The non-refundable aid will be used in five years for the central province to detect and remove unexploded ordnances and overcome other war legacies, including projects for medical care and education development, and those to support the disabled.
The six organizations include Mines Advisory Group (MAG), a non-governmental organization that assists those affected by landmines, unexploded ordnances, small arms and light weapons based in the U.K., PeaceTrees Vietnam, an NGO based in the U.S. that works to remove explosives and return land to productive, sustainable use, build schools and libraries to educate future generations, and advance economic development particularly for Vietnam.
Among others, Plan International is an independent development and humanitarian organization headquartered in the U.K. that works in Africa, the Americas, and Asia to advance children’s rights and equality for girls, Taiwan-based Zhi-Shan Foundation is dedicated to child development across Asia, while Project Vietnam Foundation, a non-profit program of the American Academy of Pediatrics, provides hygiene, medical and educational facilities in Vietnam, and Medipeace is a leading South Korean global health NGO.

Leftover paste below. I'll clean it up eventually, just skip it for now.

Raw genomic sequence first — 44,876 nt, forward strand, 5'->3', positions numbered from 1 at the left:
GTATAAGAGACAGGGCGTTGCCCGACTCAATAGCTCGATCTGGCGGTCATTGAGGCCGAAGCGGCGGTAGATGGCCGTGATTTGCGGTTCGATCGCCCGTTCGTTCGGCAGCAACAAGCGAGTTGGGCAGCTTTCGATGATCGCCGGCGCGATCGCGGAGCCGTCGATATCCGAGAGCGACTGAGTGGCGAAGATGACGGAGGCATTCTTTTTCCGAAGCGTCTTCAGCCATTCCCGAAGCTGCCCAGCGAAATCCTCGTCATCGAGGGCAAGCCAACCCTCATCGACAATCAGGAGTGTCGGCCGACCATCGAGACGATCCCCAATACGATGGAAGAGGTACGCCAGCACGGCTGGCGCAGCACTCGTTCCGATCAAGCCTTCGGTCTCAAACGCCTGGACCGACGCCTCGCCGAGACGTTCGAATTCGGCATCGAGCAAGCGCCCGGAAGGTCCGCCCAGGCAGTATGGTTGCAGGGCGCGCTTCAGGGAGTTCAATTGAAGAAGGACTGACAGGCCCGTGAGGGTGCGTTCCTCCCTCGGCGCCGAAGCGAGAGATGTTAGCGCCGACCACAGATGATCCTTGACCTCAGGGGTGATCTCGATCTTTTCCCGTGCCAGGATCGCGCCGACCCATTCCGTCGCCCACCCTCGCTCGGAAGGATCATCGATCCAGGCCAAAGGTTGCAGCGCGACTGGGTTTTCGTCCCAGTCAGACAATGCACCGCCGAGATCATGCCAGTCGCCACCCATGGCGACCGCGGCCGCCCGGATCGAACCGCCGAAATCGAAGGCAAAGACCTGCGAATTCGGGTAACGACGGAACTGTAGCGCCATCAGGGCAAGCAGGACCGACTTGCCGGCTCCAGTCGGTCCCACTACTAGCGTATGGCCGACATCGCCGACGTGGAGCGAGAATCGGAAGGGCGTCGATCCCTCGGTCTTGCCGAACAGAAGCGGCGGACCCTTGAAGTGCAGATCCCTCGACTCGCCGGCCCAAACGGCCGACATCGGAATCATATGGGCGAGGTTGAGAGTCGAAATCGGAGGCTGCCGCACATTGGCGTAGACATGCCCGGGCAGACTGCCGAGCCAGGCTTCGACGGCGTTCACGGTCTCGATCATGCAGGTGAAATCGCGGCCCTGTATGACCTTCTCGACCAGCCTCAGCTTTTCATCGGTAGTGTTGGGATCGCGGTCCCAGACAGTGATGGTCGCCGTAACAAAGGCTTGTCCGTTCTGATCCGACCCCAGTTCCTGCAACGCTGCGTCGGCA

The fund was secured at a conference held Friday in Quang Tri’s Dong Ha District.
Hoang Nam, the provincial vice chairman, said the aid "is extremely important and carries profound humane value."
In the context of a limited budget, financial support from international friends have helped Quang Tri deal with war legacies and focus on economic development in recent years, he said.
Between 2014 and 2019, the province had attracted $100 million in foreign non-governmental aid, receiving an average of 38 new projects a year.
It has cooperated with 67 foreign NGOs and international organizations from countries like Ireland, South Korea, the U.K. and the U.S.
Quang Tri was the stage of the Tet Offensive in 1968 and the Easter Offensive in 1972.
A total 391,000 hectares of provincial land, accounting for 83.3 percent of its total area, remains infested with mines and other explosives from the war, according to official statistics.
According to Quang Tri's Legacy of War Coordination Center, 8,540 people in the province have fallen victims to UXOs since 1975, with 3,431 fatalities. Many were collecting scrap when detonating an explosive.
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